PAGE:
A Level students will not be awarded final grades lower than their mock exam results
GCSE and A Level students in England have been assured that their final grades will not fall below their mock exam grades.
Following a U-turn from the Scottish government over exam results, the UK government has promised a s-called "triple lock" on grades for students in England.
This means that students will awarded the highest result out of their estimated grades, mock exam grades, and an optional written exam in autumn. This change means that students can appeal their grade if they get an estimated grade lower than the result of their mock exam.
They will have to appeal through their school, with the terms to be decided by exam watchdog, Ofqual.
'Mock exams don't conform to the same standards'
Geoff Barton, leader of the ASCL head teacher's union, told the BBC the move "beggars belief", pointing out that schools carry out mock exams in very different ways, meaning they are not consistent enough to determine GCSE and A Level results.
"The government doesn't appear to understand how mock exams work. They aren't a set of exams which all conform to the same standards. The clue is in the name 'mock'," said Mr Barton.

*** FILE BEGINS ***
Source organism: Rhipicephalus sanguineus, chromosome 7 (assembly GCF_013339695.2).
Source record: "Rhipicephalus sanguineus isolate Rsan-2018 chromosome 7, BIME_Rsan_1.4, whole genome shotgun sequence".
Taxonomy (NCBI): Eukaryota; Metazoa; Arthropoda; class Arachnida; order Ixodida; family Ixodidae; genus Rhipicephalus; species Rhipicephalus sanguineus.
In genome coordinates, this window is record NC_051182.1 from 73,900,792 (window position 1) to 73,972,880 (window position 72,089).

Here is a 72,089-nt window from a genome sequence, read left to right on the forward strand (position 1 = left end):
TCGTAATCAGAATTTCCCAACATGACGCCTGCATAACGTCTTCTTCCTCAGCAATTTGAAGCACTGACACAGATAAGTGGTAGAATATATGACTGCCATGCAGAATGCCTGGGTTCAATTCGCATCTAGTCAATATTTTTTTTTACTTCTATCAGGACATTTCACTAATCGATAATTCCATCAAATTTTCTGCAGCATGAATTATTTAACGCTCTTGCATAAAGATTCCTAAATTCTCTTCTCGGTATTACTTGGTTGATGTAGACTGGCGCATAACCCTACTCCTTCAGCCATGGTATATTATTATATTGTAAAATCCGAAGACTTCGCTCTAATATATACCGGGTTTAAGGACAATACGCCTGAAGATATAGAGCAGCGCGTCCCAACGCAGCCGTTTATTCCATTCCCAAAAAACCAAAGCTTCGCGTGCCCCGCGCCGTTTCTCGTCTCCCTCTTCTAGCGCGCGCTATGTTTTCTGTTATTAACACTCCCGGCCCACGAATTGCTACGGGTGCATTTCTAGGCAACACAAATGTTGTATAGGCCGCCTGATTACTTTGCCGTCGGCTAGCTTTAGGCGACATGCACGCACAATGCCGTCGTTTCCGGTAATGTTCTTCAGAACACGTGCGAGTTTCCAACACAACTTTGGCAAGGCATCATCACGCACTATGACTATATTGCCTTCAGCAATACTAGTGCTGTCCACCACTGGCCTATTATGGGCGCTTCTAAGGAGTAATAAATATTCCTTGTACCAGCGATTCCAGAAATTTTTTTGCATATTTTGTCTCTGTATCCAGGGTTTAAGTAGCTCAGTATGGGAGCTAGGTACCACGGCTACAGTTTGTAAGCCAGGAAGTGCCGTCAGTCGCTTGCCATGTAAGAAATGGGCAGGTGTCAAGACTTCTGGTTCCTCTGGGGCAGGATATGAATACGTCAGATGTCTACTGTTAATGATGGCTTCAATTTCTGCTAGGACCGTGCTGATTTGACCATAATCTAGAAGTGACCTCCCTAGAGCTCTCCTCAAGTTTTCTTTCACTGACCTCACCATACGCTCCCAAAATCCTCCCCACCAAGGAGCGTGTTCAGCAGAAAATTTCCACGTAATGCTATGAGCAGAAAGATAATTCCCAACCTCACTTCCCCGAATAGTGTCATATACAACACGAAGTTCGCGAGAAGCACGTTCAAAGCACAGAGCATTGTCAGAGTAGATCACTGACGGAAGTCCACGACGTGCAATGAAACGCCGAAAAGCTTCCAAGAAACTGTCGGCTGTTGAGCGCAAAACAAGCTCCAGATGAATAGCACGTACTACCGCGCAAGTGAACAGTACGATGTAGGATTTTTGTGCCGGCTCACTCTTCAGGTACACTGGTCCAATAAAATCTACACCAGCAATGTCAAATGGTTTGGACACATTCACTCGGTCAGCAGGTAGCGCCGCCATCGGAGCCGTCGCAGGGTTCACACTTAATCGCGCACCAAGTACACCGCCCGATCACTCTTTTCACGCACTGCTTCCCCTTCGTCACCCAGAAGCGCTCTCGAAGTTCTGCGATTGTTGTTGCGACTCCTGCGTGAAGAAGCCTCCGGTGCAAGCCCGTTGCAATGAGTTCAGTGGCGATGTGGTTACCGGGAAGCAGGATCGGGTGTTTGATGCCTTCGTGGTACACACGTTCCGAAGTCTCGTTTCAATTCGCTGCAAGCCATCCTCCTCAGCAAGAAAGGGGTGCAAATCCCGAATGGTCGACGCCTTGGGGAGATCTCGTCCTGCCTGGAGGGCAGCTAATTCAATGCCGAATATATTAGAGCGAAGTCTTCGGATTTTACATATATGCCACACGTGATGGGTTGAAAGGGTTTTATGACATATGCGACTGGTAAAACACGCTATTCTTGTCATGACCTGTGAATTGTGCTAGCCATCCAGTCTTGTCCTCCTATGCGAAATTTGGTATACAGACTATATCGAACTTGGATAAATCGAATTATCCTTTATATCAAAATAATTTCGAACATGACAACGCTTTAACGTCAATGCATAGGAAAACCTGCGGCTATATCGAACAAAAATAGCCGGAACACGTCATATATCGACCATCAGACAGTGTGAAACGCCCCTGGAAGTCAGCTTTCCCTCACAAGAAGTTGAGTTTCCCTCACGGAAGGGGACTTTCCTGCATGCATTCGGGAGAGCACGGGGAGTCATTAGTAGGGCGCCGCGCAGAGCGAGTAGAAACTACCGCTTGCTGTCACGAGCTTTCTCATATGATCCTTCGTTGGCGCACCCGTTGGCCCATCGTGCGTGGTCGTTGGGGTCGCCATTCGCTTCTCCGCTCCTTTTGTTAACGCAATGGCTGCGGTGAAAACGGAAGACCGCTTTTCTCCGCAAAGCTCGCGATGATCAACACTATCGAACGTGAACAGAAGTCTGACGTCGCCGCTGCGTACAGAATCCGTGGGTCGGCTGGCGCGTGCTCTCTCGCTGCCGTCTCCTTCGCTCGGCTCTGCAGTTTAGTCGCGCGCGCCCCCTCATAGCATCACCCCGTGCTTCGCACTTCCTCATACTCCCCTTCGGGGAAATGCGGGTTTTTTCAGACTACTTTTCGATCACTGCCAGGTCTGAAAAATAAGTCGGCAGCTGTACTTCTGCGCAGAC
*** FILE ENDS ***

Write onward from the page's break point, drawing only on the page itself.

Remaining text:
Scotland's 'postcode lottery'
The move comes in the wake of an apology and policy change from the Scottish government, which had previously seen exam grades lowered by a moderating system which critics called a "postcode lottery", as it linked results with the past performance of a pupil's school.
The system was accused of discriminating against young people in deprived areas, where school performance may be worse. Now, the results will be based on predicted grades given by teachers.
'An extra safety net'
For English A Level students getting their results on 13 August, mock exams marked before the lockdown will now form a crucial part of deciding their results.
England's schools minister, Nick Gibb, told BBC Breakfast that the ability of these students to appeal on the basis of mock results is "an extra safety net for a small group of pupils."
He rejected concerns about confusion and told the show he would "apologise to nobody for finding solutions - even at the eleventh hour" to stop students being unfairly disadvantaged.